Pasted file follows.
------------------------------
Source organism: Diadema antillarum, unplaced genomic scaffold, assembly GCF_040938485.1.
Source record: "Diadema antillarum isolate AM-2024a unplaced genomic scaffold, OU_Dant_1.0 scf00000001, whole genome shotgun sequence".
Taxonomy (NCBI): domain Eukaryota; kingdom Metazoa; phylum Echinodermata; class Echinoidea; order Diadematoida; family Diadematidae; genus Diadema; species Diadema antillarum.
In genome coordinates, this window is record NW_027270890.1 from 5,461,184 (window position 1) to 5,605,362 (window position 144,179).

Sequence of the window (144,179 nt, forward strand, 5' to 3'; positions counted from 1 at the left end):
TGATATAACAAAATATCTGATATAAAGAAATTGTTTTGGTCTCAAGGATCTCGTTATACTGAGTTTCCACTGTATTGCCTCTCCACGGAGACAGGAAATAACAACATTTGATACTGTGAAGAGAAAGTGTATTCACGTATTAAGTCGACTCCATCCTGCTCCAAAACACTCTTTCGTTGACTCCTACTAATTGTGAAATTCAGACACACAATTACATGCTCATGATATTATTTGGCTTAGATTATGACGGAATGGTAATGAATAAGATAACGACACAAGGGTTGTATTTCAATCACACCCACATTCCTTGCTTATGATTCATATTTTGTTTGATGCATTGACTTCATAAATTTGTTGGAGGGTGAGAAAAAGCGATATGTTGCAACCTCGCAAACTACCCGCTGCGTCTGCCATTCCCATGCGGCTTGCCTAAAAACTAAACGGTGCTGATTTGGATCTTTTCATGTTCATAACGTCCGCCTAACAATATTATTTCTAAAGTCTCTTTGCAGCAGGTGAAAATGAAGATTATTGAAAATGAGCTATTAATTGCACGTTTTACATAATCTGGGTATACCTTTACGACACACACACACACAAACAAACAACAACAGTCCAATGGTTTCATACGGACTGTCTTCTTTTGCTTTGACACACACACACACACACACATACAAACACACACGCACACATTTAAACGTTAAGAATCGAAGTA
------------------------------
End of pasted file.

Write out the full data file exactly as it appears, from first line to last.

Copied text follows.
Source organism: Diadema antillarum, unplaced genomic scaffold, assembly GCF_040938485.1.
Source record: "Diadema antillarum isolate AM-2024a unplaced genomic scaffold, OU_Dant_1.0 scf00000001, whole genome shotgun sequence".
Taxonomy (NCBI): domain Eukaryota; kingdom Metazoa; phylum Echinodermata; class Echinoidea; order Diadematoida; family Diadematidae; genus Diadema; species Diadema antillarum.
In genome coordinates, this window is record NW_027270890.1 from 5,461,184 (window position 1) to 5,605,362 (window position 144,179).

Sequence of the window (144,179 nt, forward strand, 5' to 3'; positions counted from 1 at the left end):
TGATATAACAAAATATCTGATATAAAGAAATTGTTTTGGTCTCAAGGATCTCGTTATACTGAGTTTCCACTGTATTGCCTCTCCACGGAGACAGGAAATAACAACATTTGATACTGTGAAGAGAAAGTGTATTCACGTATTAAGTCGACTCCATCCTGCTCCAAAACACTCTTTCGTTGACTCCTACTAATTGTGAAATTCAGACACACAATTACATGCTCATGATATTATTTGGCTTAGATTATGACGGAATGGTAATGAATAAGATAACGACACAAGGGTTGTATTTCAATCACACCCACATTCCTTGCTTATGATTCATATTTTGTTTGATGCATTGACTTCATAAATTTGTTGGAGGGTGAGAAAAAGCGATATGTTGCAACCTCGCAAACTACCCGCTGCGTCTGCCATTCCCATGCGGCTTGCCTAAAAACTAAACGGTGCTGATTTGGATCTTTTCATGTTCATAACGTCCGCCTAACAATATTATTTCTAAAGTCTCTTTGCAGCAGGTGAAAATGAAGATTATTGAAAATGAGCTATTAATTGCACGTTTTACATAATCTGGGTATACCTTTACGACACACACACACACAAACAAACAACAACAGTCCAATGGTTTCATACGGACTGTCTTCTTTTGCTTTGACACACACACACACACACACATACAAACACACACGCACACATTTAAACGTTAAGAATCGAAGTA